pale as a lemon

upturned moon; urging on the night.
othersashas:

"The skin of everyday appearances stretched over such shamelessness, such consuming explosions of lust." 

From Lives of Girls and Women by Alice Munro. [x]

othersashas:

"The skin of everyday appearances stretched over such shamelessness, such consuming explosions of lust." 

From Lives of Girls and Women by Alice Munro. [x]

Grow

marjeun:

artdetails: Mark Rothko, Earth Green (detail), 1955

marjeun:

artdetails: Mark Rothko, Earth Green (detail), 1955

you’re most beautiful when you cry. when your heart doesn’t feel whole, when it shatters as you thought of the people you’ve hurt, and that people is no one but you as an entity. and that crying makes you whole. it reveals the red on your cheeks, it reveals the yellow undertones of your fair skin. your eyelashes become wet, darken with your eyes as it intensify into a deeper black. you cry and you won’t stop, you cry and you think of the ocean — the wonderful blue. the green of the water, and the red in the twilight sky. you think of medusa, her crazy roaming hair and sings ulik mayang in your heart. both narrated in the little mermaid, and the old Malay folklore — the evil one is a woman with crazy hair. you think of your own boring locks — straight black hair that smelled like coconut. it mattered so much that you cry, and that you cried often into your hair, or the scent of your hair. where are you, where are you. where is the sea. a woman is most beautiful when she’s by the sea, the salt water heals (one tumblr poet once said and got reblogged like a million times). but it’s not the salt water; it’s the blue ocean — it brings out her eyes no matter if they are blue, green, brown or whatever. and the breeze. because the breeze dries up her tears, and by the ocean, no man, woman or dog can lie.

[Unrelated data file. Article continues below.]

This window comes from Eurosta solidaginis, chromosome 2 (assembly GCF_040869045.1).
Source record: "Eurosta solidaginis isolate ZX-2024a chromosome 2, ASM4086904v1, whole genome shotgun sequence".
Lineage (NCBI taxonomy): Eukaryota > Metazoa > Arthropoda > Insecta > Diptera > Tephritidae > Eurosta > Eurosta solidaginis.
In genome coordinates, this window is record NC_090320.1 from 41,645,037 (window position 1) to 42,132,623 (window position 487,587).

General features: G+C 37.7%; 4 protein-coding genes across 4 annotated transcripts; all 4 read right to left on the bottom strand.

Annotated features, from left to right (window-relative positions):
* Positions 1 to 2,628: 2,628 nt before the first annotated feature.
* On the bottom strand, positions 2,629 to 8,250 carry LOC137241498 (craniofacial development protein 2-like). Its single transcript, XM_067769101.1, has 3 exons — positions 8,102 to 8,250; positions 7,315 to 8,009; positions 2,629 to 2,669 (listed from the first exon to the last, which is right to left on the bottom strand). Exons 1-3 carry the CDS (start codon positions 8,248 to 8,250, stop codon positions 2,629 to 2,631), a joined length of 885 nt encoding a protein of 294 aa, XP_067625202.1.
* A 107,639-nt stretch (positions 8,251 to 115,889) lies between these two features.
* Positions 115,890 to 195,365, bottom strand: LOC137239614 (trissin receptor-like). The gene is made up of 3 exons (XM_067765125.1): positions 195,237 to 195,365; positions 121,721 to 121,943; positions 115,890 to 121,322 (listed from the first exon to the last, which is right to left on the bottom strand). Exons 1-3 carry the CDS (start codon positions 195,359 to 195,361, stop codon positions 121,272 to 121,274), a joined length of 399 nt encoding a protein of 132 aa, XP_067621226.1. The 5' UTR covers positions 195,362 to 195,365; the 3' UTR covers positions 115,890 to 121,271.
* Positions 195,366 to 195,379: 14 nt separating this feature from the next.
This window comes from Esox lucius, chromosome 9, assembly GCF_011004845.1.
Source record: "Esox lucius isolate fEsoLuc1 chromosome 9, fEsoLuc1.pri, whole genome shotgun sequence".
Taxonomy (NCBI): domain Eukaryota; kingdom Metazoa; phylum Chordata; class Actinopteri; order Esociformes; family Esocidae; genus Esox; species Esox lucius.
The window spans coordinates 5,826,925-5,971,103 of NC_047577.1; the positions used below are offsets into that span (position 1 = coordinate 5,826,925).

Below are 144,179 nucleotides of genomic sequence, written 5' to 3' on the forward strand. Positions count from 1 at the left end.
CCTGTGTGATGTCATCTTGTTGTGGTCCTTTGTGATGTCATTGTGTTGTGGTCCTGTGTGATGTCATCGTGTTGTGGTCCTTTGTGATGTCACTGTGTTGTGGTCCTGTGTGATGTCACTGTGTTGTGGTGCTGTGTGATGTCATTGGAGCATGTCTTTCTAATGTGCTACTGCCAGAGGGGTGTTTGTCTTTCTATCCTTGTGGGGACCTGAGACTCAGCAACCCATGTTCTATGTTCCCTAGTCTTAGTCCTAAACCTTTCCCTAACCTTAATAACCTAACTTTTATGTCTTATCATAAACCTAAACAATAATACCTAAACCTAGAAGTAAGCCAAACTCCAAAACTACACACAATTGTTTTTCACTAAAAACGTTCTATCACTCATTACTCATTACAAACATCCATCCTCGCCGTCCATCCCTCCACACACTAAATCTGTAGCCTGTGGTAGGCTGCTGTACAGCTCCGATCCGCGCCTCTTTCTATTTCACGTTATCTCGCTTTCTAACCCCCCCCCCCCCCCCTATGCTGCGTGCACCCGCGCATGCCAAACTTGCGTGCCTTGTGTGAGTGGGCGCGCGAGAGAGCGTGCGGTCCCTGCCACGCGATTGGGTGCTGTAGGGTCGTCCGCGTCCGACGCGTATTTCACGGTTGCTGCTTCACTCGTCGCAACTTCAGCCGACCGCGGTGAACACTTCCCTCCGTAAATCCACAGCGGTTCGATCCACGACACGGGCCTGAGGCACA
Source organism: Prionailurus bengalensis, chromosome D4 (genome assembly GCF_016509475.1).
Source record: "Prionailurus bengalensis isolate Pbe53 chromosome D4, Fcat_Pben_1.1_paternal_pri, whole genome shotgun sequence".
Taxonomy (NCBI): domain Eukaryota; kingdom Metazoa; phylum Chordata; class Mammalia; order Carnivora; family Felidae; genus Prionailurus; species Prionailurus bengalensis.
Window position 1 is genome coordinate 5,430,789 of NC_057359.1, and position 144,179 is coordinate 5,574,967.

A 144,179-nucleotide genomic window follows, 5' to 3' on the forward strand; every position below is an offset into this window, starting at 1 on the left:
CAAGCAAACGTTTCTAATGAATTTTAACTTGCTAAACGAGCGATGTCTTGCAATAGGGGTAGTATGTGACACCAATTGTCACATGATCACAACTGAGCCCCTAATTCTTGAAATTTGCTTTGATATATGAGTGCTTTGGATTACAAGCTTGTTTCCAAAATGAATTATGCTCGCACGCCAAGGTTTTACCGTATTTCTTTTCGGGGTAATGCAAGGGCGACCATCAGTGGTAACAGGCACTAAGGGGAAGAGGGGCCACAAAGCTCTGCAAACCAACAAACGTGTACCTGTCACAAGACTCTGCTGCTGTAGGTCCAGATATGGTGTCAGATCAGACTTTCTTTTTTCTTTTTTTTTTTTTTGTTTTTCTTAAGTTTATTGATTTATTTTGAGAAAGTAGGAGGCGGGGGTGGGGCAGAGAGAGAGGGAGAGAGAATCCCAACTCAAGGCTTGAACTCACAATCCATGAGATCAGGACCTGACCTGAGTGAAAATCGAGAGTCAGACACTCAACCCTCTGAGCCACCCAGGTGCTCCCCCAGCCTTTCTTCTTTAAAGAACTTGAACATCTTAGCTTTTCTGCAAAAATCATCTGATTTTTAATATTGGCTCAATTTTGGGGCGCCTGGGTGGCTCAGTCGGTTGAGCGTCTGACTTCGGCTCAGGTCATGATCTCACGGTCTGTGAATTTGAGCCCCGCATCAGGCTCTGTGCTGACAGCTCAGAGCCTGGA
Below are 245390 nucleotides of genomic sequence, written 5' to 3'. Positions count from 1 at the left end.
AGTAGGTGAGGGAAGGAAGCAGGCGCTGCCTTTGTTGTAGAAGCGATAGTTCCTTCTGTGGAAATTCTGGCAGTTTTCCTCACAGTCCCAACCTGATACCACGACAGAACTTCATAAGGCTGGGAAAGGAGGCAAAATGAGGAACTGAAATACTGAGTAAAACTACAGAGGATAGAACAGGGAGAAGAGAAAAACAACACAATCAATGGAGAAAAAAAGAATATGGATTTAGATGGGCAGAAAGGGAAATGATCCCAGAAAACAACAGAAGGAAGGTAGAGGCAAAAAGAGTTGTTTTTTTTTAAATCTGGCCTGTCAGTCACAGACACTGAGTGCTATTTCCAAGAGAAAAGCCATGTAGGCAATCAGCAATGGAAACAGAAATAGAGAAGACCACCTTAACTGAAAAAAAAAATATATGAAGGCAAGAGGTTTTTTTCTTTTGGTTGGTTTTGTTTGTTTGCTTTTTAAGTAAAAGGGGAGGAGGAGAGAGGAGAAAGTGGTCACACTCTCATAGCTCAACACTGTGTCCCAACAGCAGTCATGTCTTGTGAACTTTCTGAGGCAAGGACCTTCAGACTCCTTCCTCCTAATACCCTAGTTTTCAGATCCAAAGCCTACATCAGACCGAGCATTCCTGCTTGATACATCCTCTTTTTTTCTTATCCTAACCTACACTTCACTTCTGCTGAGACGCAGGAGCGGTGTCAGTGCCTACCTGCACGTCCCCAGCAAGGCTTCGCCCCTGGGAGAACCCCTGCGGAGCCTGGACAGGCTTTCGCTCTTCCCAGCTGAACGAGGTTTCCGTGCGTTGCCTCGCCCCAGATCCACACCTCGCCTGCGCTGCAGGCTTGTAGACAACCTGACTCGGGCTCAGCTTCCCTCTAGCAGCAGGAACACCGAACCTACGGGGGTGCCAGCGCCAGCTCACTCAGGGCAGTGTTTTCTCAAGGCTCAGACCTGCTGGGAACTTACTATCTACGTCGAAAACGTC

there is truth in that, somewhere, somehow.

I felt great, then I felt like shit. So I am going to sleep it off.

I felt great, then I felt like shit. So I am going to sleep it off.

(Source: weirdo-chan, via sisterofdusk)

anamorphosis-and-isolate:

Fyodor Dostoevsky from The Brothers Karamazov

anamorphosis-and-isolate:

Fyodor Dostoevsky
from The Brothers Karamazov

(via lifeinpoetry)